Elected officials, planning consultants, insiders and agency staffers will never understand the needs of our regional bikeway network unless they get on a bike and experience it for themselves. That’s the idea behind the invite-only Policymakers Ride (a.k.a. Voyage of the Visionaries) which embarked on its 15th annual journey last Friday.
The route began in Sellwood and traveled south to Oregon City before returning to Portland. It was organized by The Intertwine, a coalition of over 150 organizations working to “integrate nature more deeply” into the metro area. Formerly known as Connecting Green, the Intertwine was launched in 2009 by former Metro President David Bragdon. Since then, the Policymakers Ride has become its annual showcase as it aims to highlight parks and natural areas around the region — and the paths, trails, bridges and bikeways needed to connect them all.
“We’ll see many beautiful places today,” ride co-founder Jonathan Nicholas beamed to the 100 or so people who had gathered at Oaks Park for the start, “And then later we’ll throw you into a bag of horrors and show you what happens when there are gaps in the system.”
True to its name, faces in the crowd included movers-and-shakers from a host of regional agencies and organizations: New Portland Parks & Recreation Director Adena Long was on her bike for the first time in years; Portland Bureau of Transportation Director Chris Warner pedaled on a Trek hybrid; Metro Councilors Bob Stacey and Shirley Craddick zipped around on e-bikes; and their boss, Metro President Lynn Peterson, donned a full kit of spandex. Milwaukie Mayor Mark Gamba wore a “Go By Bike” t-shirt and former Portland Mayor Bud Clark showed off his new and modern-looking GoCycle e-bike.
The route made four stops and riders heard remarks from a list of speakers at each one.
The first stop of the day was Milwaukie Bay Park. This gem of a riverfront park is very easy to bike to from Sellwood. With the recent extension of the Springwater Corridor and the 17th Avenue path, you can ride nearly carfree for over five miles between the start of the Springwater (near OMSI) to Milwaukie. “It’s only about 12 minutes from Portland to here,” PBOT Director Chris Warner said in a short speech. “And I don’t think a lot of Portlanders know that.”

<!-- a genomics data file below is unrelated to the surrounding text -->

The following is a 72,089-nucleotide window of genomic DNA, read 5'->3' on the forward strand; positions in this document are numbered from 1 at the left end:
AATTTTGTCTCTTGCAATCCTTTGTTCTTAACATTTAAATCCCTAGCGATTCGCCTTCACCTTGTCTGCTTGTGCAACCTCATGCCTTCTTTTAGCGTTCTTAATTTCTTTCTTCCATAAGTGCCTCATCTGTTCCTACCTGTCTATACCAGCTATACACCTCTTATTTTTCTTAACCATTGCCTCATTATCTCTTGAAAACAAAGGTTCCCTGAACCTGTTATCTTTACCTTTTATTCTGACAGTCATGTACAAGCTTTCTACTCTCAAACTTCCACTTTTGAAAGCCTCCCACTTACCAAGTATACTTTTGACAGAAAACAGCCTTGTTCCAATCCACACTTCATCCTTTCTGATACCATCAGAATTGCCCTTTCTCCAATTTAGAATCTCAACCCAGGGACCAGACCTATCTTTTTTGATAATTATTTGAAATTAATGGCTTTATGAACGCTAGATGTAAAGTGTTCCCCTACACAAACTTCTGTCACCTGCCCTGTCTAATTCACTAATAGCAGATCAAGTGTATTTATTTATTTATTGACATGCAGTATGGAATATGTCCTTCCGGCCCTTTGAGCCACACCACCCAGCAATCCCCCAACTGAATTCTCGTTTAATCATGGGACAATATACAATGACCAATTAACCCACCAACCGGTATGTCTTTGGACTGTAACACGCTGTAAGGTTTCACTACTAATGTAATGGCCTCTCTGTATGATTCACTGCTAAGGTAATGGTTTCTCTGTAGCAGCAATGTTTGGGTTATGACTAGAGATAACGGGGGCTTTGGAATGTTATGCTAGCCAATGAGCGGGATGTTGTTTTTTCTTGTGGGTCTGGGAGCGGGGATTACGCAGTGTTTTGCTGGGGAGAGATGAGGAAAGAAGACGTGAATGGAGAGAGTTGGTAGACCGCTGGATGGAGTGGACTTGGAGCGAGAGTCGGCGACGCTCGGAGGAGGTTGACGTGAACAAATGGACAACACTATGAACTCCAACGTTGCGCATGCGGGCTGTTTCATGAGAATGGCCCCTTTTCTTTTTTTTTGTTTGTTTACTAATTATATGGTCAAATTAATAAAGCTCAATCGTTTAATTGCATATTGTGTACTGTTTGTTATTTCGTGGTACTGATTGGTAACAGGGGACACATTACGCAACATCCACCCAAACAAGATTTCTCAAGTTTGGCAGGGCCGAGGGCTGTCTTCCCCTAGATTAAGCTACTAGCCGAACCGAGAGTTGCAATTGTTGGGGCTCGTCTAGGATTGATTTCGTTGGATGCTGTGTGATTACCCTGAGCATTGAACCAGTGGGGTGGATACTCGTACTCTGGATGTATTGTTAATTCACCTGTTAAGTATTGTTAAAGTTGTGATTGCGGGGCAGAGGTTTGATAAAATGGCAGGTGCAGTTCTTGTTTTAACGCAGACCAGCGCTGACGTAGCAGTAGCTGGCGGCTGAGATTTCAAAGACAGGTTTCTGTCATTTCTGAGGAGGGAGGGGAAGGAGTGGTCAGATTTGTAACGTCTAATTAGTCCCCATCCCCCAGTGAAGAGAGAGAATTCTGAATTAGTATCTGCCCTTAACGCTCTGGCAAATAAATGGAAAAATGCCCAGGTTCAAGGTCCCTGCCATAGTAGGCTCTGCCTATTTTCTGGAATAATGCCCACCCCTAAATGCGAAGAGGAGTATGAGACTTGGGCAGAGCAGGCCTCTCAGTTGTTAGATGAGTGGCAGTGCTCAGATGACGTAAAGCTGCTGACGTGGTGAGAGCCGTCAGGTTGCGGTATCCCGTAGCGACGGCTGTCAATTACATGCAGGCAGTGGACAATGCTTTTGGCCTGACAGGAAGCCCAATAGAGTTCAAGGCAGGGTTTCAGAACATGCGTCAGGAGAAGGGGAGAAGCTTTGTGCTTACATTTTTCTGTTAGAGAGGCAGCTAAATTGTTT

From Milwaukie we continued south on the Trolley Trail toward Oregon City. Our second stop was at the often-overlooked Stringfield Family Park. I’ve stopped here several times to get water and use the restroom; but had no idea the park offers a path that loops around a natural area with undisturbed views of Boardman Creek.
We were jostled out of dreamland and into reality when we crossed the busy McLoughlin Boulevard (Hwy 99E) en route to Gladstone and the Clackamas River Trail. Ride organizers pulled strings so we could cross the carfree 82nd Drive Bridge (which is usually closed weekdays for repairs).
The most anticipated destination of the ride was a tour of Willamette Falls in Oregon City. Sacred to many native tribes as a year-round fishing site, it was developed by white settlers in the mid 19th century. Waves of industrial uses including hydro-electric power generation and paper mills were active at the falls for over 100 years with the last mill closing just a few years ago. Acres of industrial buildings are now derelict.
After a walk out to the viewpoint we peeked inside creepy old warehouses that served as backdrops to seven episodes of the Grimm TV series. We had lunch near the foundation of one of Oregon’s first houses owned by John McLoughlin (often referred to as the “Father of Oregon”) that’s now covered by a massive paper-drying kiln. The Willamette Falls Legacy Project wants to restore this lost history and revive the 50-acre site with a series of public plazas and riverwalks. Construction on the first phase is set to begin next year.
Outside of Oregon City, the real “bag of horrors” began. No longer on carfree paths, we shared lanes over the Oregon City-West Linn Arch Bridge, then the navigated around freeway ramps and fast drivers on Willamette Drive (Hwy 43) with nothing but narrow unprotected bike lanes and debris-ridden shoulders. A police escort helped get us over the bridge without the usual harassment, but we still experienced the gap until the turn onto the quiet and calm of (new to me!) Old River Road.
We made our way through Lake Oswego for a stop at Foothills Park where we heard the latest on the Oak Grove-Lake Oswego Bridge project. Since our last report in 2018, Clackamas County has completed design concepts and a feasibility study that they’ll show off at two public meetings coming up next month (stay tuned for a story).
Foothills Park was one of many new things I discovered for the first time on this ride. It’s fantastic! There’s river access, bathrooms, and a water feature for soaking in. And just steps from the Tryon Creek bike path. Speaking of which, we rode up that path through Tryon Creek park (after a police escort helped us navigate State Street) en route to River View Cemetery and back to Sellwood and Oaks Park where riders enjoyed beers and a final debrief.
Thanks to everyone who puts on this ride.
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